Each year, CL shines a spotlight on metro Atlanta’s boldest and brightest environmental trailblazers. From farmers to light bulb installers, sustainability gurus to Gold Dome policymakers, these six metro Atlantans understand that if we don't protect Earth, we won’t have anything left to protect at all.
Jill Johnson, Georgia Conservation Voters program director
In the Georgia General Assembly, a good piece of environmental legislation can quickly turn bad if enough lawmakers get their hands on it.
Jill Johnson knows this all too well. On the final night of the recently concluded legislative session, the program director and lobbyist for Georgia Conservation Voters watched a bill go from simple — allowing tax assessors to alert property owners if their land is in a floodplain — to cumbersome, having been all but destroyed by unfriendly amendments pushing unrelated pet projects.
“It became loaded up like a Christmas tree and ended up dying,” Johnson says.
Such is the unfortunate reality at the Capitol, where Johnson works with a handful of environmental activists who fight for clean water, healthy air, and renewable energy against more than 1,600 registered lobbyists who wine and dine lawmakers on behalf of environmentally hurtful big-business interests.
“She’s earned the nickname ‘Iron Jill’ for her tireless work as an advocate," says longtime Gold Dome lobbyist Neill Herring of the Sierra Club, who often collaborates with Johnson.
Thanks to Johnson’s past lobbying, legislators agreed to offer tax credits to property owners who conserve their land for future generations. This year, she convinced on-the-fence lawmakers to oppose a perennial piece of legislation pushed by the billboard industry that threatened trees on public land. With the help of the Garden Club of Georgia, Johnson blocked the bill.
“I’m a pretty competitive person," Johnson says. "Part of it is, I just want to win. But I [also] want to figure out how we can start playing offense, and have incremental change in terms of moving us forward with environmental protection."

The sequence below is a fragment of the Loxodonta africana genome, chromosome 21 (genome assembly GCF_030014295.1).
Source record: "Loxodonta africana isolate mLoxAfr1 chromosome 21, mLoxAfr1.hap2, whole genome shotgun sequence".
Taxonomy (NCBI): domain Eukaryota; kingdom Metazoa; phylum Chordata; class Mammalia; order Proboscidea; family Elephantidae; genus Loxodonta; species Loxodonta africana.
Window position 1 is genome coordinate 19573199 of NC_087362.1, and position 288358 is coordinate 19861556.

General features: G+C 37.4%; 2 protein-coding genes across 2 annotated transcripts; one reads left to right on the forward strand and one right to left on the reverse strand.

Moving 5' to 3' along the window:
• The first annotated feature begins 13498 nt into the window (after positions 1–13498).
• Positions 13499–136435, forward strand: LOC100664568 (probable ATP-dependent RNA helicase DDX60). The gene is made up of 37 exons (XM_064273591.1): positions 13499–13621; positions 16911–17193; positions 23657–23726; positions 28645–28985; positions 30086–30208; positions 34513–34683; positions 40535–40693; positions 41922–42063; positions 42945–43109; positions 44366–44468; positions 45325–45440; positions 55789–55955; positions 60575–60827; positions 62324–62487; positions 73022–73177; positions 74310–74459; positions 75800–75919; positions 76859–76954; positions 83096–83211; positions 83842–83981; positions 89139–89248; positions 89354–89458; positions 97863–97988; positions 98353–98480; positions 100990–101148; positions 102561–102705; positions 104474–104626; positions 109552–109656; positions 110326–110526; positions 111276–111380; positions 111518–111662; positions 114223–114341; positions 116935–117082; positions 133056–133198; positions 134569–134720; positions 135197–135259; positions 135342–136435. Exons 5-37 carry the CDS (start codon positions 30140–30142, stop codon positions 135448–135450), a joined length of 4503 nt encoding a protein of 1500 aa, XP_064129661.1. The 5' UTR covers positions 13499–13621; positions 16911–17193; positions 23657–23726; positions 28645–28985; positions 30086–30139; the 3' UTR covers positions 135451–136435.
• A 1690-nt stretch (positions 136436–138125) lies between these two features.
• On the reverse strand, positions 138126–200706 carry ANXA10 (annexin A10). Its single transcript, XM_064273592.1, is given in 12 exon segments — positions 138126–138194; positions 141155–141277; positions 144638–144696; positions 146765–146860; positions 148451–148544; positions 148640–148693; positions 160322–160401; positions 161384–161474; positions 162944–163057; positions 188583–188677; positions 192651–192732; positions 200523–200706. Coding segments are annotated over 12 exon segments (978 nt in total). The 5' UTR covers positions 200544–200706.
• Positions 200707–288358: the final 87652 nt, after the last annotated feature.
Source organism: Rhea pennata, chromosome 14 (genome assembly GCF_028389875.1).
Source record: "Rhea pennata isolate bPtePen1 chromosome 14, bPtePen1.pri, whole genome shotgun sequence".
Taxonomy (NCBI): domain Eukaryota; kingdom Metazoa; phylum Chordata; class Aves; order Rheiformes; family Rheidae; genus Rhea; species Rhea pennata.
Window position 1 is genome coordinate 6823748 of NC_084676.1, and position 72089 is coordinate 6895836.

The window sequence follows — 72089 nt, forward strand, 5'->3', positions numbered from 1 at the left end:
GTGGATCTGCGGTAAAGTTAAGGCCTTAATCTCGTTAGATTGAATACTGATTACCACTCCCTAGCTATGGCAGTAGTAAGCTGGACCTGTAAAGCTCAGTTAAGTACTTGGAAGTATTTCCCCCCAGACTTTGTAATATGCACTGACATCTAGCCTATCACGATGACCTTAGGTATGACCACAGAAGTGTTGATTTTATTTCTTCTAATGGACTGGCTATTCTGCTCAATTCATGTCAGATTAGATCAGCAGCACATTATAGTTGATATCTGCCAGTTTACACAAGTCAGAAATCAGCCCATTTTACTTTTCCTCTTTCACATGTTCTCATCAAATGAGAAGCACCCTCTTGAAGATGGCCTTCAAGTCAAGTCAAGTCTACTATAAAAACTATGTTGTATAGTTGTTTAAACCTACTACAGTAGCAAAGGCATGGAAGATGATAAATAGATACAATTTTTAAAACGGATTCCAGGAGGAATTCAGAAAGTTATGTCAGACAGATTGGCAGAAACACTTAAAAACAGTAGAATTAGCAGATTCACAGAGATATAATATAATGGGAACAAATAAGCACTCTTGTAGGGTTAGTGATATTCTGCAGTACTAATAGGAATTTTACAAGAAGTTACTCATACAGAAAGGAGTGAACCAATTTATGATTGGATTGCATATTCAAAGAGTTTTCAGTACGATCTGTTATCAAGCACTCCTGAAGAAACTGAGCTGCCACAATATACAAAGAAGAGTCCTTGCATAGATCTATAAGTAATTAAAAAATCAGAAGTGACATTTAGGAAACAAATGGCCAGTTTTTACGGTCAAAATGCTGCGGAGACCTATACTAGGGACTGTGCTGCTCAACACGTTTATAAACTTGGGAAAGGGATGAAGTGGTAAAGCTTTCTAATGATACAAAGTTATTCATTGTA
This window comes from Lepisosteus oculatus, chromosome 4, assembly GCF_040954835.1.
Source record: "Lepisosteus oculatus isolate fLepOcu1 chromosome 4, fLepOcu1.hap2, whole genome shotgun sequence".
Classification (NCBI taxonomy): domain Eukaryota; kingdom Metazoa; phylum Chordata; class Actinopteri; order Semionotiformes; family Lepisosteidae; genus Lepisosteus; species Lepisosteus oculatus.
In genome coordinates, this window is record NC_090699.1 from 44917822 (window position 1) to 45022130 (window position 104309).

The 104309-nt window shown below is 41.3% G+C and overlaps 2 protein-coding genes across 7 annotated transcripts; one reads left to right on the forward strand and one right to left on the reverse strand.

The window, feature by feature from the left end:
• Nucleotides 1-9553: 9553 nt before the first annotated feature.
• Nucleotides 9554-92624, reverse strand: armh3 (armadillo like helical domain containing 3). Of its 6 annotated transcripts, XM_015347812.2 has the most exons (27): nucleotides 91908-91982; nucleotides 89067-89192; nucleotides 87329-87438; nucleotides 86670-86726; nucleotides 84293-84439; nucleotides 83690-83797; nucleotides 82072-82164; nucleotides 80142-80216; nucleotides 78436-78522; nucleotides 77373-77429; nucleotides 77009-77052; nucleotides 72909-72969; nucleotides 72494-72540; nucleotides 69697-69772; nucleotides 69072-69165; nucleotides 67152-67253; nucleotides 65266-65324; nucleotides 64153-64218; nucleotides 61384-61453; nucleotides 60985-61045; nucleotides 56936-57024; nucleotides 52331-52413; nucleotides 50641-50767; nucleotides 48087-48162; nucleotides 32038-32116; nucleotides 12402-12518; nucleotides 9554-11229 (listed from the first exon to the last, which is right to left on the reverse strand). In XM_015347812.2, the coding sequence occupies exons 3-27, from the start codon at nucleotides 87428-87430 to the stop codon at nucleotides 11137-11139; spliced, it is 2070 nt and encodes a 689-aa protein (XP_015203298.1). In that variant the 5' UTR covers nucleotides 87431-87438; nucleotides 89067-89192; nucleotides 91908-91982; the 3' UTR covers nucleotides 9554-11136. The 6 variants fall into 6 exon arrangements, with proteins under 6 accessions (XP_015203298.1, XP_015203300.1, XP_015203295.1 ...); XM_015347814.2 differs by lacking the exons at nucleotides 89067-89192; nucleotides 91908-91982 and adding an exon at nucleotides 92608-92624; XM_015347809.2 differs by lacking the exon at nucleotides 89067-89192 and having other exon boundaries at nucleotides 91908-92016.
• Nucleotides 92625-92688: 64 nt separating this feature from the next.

Tony C. Anderson, founder of Let’s Raise A Million
Before you go into a man’s home and ask him to change, Tony C. Anderson says you first must earn enough trust to walk through his door. That’s the logic Anderson employed when he came up with an idea to help the city’s least fortunate neighborhoods make a go at being green.
During his junior year of college, Anderson, a recent political philosophy graduate of Morehouse College, installed a compact fluorescent bulb in his grandmother’s house. Months later, he says, the elderly woman who’d previously given little thought to her carbon footprint was talking about going green.
An idea hit him: Distribute the eco-friendly and money-saving devices to communities of modest means. Communities, Anderson says, which have mostly been left out of the environmental movement.
"We’ve been having the conversation about the trees, the bees, the whales, the birds," he says. "That’s important, but it’s not really registering. Our targets are these communities that haven’t been having these conversations. So we say go green by saving money, and then we connect them on the back end."
With the help of dormmates, Anderson started Let's Raise A Million. The goal: Convince people to live more sustainable lives, starting with installing a simple light bulb — 1 million of them. The organization’s currently halfway through its pilot program of 28,000 bulbs, which is focused in southwest Atlanta.
Anderson says he and his fellow staffers have an advantage over outside groups who swoop in to change behavior.
“We’re actually on the ground,” he says, “staying in and organizing in these communities.”
True to their mission, Anderson and another LRAM staffer live and work in a home on Peeples Street in southwest Atlanta’s West End neighborhood. The organization also leases another house nearby and converted the garage into a light bulb warehouse.
Anderson sees the organization growing and sharing its basic model with other colleges and communities. (Grambling State University, South Carolina State University and the University of Georgia are starting their own campaigns.) He’s also in talks with philanthropic foundations and companies for partnerships.
“When eco-equity and the green economy comes, we want to be a part of it,” Anderson says. “If not, then it’s going to be co-opted by the eco-chic and the eco-elite, and we’re gonna have eco-apartheid — and we do not want to go there."
Ciannat Howett, Emory University’s Office of Sustainability Initiatives director
Now in her third year as Emory’s sustainability initiatives director, Ciannat Howett's led a series of programs to make the esteemed school one of the greenest — if not the greenest — campuses in the country.
The university, which boasts the largest square footage of energy-efficient buildings in the nation, is nearly halfway through an ambitious 10-year plan that will reduce energy use and change behaviors about the environment.